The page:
Broker Check

You Sunk My Battleship

| April 26, 2018
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During World War II, Winston Churchill gave many rousing speeches to the English people as they were fighting in the air, land and sea. If you ever have the chance to watch Gary Oldman's portrayal of the Bulldog, I highly recommend it. Perhaps you've been told of Winston Churchill's commencement address where he stood up and said, "Never give up, never give up, never give up" and sat down.

The only problem is that he never actually gave that speech. It's part of the lore of Winston Churchill much like surrounds many people of strong character and historical significance. And it's actually not great advice. Now before you cast judgment and call me "quitter," I implore you read this blog entry to it's bitter end. Ironically, I'm asking you to not give up on this blog entry.

Cutting Your Losses

Retreat and reorganization is not the same as surrender. In World War II, there were many times when it made sense to make a tactical move to retreat. Think of the evacauation of over 300,000 Allied troops from the shores of Dunkirk (Another great movie, by the way). This was not an act of surrender, but a tactical decision to retreat and reinvest resources. Let me give you a personal example with slightly less historical significance.

In my closet, I've got a Brazilian Ju-Jitsu gi. Picture white, Japanese pajamas with Brazilian words on it. You see I used to go and "roll" around with a black belt instructor. I remember one day where I was paired with an older guy who weighed maybe 145 soaking wet to my 205 pounds of blue steel. Of course, he totally rag-dolled me and twisted me in any direction he deemed appropriate. Picture a python squeezing a pretzel. Unfortunately, I was the pretzel. At one point, just before losing consciousness from a rear naked choke, I tapped out. I quit. I cried Uncle. Better to live to fight another day.

The reason my gi is in my closet is because I tapped out of Brazilian Ju-Jitsu altogether. I just stopped going one week and never went back. It was well thought out, however. I realized that to get to the next level I would have to dedicate more time both in class and out. As I surveyed my life goals I realized that I was most likely not going to be the welterweight champ of the UFC. In fact, I probably wasn't going to make it into the UFC. In fact, I probably wasn't going to make it to welterweight. My time would be better spent as an armchair expert, a spectator. I freed up my time and redoubled on other goals, vocational and avocational.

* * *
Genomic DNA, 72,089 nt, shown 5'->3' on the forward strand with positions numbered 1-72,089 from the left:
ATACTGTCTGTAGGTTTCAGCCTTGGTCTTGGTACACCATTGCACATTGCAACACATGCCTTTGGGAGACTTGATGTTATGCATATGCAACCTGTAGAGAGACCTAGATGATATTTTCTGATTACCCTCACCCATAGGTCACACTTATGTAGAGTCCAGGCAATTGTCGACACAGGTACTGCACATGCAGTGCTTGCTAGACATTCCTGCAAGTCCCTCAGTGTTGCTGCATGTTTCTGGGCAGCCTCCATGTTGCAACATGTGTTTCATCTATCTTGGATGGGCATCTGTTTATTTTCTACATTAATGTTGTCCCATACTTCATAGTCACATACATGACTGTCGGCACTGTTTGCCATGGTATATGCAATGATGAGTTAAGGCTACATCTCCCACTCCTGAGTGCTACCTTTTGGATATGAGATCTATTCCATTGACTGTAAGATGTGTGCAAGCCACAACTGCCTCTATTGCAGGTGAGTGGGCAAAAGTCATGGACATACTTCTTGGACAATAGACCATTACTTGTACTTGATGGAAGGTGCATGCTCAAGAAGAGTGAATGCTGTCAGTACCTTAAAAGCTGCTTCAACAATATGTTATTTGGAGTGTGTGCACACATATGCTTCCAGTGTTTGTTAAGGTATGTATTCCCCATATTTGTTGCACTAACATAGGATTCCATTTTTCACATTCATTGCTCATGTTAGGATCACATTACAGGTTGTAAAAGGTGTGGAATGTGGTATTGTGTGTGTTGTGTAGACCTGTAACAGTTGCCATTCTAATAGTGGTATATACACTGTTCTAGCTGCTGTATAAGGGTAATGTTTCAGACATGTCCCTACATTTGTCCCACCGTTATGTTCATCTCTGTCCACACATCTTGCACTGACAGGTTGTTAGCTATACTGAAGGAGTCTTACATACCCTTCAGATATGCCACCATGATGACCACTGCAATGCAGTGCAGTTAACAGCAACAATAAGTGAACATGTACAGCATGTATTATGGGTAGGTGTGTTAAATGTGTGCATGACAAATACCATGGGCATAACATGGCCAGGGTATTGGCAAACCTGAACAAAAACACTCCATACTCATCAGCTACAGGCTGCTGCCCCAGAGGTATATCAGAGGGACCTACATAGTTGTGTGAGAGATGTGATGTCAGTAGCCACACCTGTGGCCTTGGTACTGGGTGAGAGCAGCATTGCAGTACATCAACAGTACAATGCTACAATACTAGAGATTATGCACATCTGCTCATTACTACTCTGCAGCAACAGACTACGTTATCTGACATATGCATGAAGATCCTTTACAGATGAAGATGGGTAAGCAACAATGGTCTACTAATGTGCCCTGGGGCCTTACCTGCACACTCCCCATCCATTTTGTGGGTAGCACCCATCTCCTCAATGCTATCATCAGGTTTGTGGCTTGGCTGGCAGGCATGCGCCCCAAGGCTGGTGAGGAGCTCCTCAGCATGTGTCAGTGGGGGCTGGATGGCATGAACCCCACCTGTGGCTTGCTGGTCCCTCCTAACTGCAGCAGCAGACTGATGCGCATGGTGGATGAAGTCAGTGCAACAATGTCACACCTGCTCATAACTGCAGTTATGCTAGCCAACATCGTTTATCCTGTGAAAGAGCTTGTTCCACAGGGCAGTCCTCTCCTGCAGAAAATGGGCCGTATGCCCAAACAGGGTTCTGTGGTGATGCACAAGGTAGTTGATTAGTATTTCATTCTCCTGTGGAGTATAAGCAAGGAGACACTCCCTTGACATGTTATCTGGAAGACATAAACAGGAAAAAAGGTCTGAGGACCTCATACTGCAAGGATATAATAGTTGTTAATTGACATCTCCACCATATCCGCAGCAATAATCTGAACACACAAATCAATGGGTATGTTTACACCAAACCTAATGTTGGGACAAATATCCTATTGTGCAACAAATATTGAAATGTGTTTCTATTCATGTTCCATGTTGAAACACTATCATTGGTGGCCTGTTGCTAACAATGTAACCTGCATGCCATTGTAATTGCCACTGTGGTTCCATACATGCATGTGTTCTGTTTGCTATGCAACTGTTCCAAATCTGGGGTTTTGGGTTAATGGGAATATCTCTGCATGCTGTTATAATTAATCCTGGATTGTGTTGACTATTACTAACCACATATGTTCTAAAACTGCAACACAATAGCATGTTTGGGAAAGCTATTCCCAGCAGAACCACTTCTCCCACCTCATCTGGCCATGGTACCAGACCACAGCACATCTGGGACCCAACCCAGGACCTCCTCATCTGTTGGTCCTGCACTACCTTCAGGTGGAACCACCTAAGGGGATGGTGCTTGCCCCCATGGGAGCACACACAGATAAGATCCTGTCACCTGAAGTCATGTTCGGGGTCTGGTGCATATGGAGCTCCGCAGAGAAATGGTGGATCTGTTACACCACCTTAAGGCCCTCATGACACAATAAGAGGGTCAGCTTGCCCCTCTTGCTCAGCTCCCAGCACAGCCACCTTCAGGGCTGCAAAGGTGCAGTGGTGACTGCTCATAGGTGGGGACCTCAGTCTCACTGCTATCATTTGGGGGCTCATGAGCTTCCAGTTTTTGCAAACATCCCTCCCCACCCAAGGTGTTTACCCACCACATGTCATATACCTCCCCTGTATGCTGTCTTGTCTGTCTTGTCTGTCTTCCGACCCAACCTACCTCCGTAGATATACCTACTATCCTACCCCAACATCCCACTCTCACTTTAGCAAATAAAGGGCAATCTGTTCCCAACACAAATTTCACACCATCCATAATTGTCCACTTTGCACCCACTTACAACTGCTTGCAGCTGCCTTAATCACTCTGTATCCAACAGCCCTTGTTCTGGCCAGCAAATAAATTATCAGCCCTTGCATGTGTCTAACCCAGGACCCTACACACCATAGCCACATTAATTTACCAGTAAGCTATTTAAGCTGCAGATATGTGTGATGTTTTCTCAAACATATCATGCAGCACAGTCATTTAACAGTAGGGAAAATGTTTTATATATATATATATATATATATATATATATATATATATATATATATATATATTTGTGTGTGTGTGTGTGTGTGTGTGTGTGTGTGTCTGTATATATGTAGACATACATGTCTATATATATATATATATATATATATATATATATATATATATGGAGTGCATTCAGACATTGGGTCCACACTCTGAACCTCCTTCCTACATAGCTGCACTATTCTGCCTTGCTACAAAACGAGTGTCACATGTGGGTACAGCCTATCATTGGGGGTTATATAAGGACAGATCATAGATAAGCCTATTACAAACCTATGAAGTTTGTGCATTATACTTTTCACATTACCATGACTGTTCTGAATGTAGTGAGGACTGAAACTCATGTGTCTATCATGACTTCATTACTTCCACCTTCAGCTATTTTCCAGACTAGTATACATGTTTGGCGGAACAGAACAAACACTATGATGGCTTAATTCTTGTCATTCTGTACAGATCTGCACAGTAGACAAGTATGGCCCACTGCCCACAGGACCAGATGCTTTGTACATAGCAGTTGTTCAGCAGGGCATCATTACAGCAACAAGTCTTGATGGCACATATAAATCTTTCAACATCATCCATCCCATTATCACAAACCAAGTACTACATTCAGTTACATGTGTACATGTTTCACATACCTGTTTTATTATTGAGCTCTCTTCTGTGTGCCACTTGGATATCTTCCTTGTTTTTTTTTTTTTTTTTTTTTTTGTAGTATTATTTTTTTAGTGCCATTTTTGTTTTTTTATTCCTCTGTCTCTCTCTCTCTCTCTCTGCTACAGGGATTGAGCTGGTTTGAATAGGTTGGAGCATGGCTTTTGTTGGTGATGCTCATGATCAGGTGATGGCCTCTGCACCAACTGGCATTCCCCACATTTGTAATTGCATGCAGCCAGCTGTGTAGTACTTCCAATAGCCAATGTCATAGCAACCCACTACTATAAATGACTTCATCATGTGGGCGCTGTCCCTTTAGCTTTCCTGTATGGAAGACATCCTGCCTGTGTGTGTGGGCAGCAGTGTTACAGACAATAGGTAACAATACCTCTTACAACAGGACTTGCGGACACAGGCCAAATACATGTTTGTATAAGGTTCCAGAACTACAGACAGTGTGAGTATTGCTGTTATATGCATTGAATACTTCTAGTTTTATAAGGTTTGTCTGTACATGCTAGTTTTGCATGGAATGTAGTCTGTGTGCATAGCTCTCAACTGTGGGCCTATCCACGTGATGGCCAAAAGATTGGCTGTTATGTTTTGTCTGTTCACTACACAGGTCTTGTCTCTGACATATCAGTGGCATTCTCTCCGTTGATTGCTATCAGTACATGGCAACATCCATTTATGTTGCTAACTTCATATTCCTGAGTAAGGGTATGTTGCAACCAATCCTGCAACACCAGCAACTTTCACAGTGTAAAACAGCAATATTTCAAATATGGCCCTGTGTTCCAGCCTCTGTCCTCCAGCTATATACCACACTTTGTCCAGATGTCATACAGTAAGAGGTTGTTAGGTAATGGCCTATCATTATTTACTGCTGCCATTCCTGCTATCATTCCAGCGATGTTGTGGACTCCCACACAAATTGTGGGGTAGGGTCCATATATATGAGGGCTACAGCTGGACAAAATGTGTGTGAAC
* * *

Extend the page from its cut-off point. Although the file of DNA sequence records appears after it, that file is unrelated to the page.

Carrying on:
A Hunk of Sunken Cost

When investing your time, talent and treasure, there's a human tendency to stick with a loser. Actually, it's got a name: sunken cost fallacy. The reason that we can’t see our own logical failure is because we are not logical. We pride ourselves as being rational investors; basing our decisions on risk vs reward and the future value of our decisions. In reality, we are emotional humans using impure reason to justify our past decisions. We don’t like to be wrong.

When it comes to wealth management, particularly investment management, it's okay to cut your losses. There's a saying actually, "Cut your losses and let your winners run." The idea is that when you invest you are going to be wrong. Your allocation may be too aggressive or not aggressive enough. Your timing may be great or horrible. The key is to not fall in love with any of your assets. Someone once said, the love of money is the root of all evil, after all.

Lose a Battle to Win the War

So how can you uncover and overcome the temptation of sunken cost fallacy. Let me offer three tips:

  1. Hire a fiduciary. As emotional beings, there's a benefit in a multitude of counselors. Having a financial advisor helps provide one more layer of emotional detachment from your past decisions. Keep in mind your current advisor is also an emotional being and may succumb to sticking with a loser as well.
  2. Have a tactical strategy beforehand. The reason your advisor wants to know your risk tolerance is so that they know what level of volatility will be too much. Typically, your advisor will set up an allocation that historically matches your temperament. Other than rebalancing periodically, it's a buy and hold strategy. However, this strategic strategy can also be supplemented with a tactical strategy. For our clients, that means we use technical indicators to create mechanical, repeatable rules for when to hold on to our allocations and when to cut our losses.
  3. Start with why. It's not enough to know what and how much you own. You have to know why you own it. Each asset class provides a level of diversification to offset another's characteristics. And I'm not just talking about volatility. That's only one factor. Consider the liquidity, fee structure and growth or yield potential of each asset in your portfolio. This is not just what you own, but why you own it. That way when your dividend stocks in your non-qualified portfolio underperforms your growth stocks in your qualified portfolio you don't panic. You own them for different reasons and require different things from them.

These three steps can be a bit overwhelming at first, so if you'd like some help, click here.

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